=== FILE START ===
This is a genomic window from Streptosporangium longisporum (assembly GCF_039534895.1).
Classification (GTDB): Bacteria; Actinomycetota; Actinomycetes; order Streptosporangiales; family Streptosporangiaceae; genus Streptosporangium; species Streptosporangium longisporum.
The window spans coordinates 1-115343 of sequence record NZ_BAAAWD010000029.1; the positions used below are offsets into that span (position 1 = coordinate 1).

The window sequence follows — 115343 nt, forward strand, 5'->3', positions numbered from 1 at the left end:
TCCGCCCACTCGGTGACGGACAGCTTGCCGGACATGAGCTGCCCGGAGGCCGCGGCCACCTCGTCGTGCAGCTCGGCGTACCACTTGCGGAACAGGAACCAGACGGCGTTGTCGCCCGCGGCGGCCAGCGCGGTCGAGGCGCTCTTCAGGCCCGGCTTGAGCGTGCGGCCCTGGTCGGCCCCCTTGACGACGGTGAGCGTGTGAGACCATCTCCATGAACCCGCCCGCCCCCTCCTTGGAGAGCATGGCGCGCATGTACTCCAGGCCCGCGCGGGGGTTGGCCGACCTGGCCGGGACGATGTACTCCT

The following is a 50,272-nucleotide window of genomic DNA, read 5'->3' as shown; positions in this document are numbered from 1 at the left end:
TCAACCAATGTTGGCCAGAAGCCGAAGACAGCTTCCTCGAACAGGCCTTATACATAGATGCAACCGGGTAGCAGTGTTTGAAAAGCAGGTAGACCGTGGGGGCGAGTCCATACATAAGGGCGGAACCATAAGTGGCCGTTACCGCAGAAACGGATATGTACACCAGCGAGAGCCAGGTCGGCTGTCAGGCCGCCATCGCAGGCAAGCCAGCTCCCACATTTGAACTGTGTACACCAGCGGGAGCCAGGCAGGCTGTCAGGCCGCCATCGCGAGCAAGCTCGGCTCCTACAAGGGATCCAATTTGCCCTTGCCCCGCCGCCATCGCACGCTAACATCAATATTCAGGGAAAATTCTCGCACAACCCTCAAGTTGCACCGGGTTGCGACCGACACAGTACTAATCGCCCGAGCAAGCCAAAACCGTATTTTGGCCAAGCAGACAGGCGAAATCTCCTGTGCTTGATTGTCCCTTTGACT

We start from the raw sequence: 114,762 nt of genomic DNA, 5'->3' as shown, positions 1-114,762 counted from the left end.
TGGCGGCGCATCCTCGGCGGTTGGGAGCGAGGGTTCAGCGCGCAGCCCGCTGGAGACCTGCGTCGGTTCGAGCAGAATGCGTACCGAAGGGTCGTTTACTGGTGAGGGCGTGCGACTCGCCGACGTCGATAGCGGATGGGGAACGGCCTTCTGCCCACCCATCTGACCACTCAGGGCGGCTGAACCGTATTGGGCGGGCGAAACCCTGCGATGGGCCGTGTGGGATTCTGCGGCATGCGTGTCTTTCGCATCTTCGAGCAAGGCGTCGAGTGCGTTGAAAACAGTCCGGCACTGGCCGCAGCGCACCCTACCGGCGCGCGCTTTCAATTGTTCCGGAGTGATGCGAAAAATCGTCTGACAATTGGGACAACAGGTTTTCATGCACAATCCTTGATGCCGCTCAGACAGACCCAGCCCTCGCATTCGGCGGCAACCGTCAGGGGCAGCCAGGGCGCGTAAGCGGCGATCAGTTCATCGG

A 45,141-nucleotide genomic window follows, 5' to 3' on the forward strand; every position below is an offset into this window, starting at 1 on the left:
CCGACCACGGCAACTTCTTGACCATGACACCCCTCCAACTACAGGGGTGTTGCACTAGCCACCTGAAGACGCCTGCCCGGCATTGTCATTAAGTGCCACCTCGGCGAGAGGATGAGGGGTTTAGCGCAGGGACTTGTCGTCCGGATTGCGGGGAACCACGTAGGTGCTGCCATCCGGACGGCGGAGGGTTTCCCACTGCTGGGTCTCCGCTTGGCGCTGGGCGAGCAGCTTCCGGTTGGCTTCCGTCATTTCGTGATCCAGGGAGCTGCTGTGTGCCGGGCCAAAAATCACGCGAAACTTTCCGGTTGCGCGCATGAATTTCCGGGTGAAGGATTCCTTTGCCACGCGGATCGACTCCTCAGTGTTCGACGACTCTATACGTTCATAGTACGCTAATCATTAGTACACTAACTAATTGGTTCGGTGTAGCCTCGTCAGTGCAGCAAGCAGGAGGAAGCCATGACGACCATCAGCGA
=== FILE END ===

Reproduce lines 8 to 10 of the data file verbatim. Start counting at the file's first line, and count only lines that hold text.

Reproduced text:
We start from the raw sequence: 114,762 nt of genomic DNA, 5'->3' as shown, positions 1-114,762 counted from the left end.
TGGCGGCGCATCCTCGGCGGTTGGGAGCGAGGGTTCAGCGCGCAGCCCGCTGGAGACCTGCGTCGGTTCGAGCAGAATGCGTACCGAAGGGTCGTTTACTGGTGAGGGCGTGCGACTCGCCGACGTCGATAGCGGATGGGGAACGGCCTTCTGCCCACCCATCTGACCACTCAGGGCGGCTGAACCGTATTGGGCGGGCGAAACCCTGCGATGGGCCGTGTGGGATTCTGCGGCATGCGTGTCTTTCGCATCTTCGAGCAAGGCGTCGAGTGCGTTGAAAACAGTCCGGCACTGGCCGCAGCGCACCCTACCGGCGCGCGCTTTCAATTGTTCCGGAGTGATGCGAAAAATCGTCTGACAATTGGGACAACAGGTTTTCATGCACAATCCTTGATGCCGCTCAGACAGACCCAGCCCTCGCATTCGGCGGCAACCGTCAGGGGCAGCCAGGGCGCGTAAGCGGCGATCAGTTCATCGG

A 45,141-nucleotide genomic window follows, 5' to 3' on the forward strand; every position below is an offset into this window, starting at 1 on the left: